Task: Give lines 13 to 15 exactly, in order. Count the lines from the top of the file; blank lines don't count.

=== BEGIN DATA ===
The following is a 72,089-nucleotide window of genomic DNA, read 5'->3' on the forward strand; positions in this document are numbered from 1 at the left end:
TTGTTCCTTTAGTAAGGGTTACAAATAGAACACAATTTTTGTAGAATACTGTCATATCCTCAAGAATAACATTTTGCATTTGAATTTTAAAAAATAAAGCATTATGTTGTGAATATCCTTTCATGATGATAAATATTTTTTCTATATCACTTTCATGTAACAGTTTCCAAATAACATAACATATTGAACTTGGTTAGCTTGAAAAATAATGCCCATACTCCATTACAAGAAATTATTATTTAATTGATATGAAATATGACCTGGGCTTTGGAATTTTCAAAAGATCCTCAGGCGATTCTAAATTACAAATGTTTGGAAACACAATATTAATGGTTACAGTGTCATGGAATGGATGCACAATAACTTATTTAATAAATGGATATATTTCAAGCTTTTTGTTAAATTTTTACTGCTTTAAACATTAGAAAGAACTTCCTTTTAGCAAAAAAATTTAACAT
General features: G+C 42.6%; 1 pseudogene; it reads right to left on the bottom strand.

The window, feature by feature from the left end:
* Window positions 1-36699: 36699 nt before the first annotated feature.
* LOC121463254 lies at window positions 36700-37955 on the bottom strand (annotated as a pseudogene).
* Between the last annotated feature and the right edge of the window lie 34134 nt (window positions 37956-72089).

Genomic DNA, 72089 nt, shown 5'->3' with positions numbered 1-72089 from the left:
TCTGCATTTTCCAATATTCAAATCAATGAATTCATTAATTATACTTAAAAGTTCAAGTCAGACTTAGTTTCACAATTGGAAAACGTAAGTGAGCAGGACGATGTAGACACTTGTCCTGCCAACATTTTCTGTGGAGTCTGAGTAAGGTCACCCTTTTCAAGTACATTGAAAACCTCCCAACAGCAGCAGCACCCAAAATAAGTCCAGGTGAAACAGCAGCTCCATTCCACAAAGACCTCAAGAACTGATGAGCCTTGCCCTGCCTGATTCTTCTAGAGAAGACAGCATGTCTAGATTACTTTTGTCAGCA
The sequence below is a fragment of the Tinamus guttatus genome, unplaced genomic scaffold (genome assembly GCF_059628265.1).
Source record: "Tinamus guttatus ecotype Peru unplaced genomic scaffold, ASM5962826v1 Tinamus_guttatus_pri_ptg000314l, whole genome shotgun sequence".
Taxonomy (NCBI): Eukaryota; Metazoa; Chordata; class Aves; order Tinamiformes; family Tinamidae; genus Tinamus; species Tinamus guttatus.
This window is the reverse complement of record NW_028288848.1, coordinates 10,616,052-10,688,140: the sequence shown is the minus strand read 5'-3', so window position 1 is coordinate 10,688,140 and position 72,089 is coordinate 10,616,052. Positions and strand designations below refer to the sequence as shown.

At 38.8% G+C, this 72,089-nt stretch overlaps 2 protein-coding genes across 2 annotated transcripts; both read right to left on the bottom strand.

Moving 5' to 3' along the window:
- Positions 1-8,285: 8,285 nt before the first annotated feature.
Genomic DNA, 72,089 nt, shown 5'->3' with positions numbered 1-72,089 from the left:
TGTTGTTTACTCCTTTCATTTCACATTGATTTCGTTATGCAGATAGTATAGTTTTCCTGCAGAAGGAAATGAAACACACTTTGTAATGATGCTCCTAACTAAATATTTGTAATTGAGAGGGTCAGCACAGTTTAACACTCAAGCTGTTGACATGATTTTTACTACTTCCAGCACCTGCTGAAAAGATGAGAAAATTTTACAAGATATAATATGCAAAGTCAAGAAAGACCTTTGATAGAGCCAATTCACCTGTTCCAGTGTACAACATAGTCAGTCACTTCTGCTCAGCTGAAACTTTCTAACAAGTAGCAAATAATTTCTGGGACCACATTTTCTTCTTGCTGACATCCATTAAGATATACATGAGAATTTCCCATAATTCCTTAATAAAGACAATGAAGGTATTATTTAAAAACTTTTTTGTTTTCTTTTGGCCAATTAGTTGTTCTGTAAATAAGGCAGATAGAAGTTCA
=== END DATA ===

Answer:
This window is the reverse complement of record NW_028288848.1, coordinates 10,616,052-10,688,140: the sequence shown is the minus strand read 5'-3', so window position 1 is coordinate 10,688,140 and position 72,089 is coordinate 10,616,052. Positions and strand designations below refer to the sequence as shown.

At 38.8% G+C, this 72,089-nt stretch overlaps 2 protein-coding genes across 2 annotated transcripts; both read right to left on the bottom strand.

Moving 5' to 3' along the window: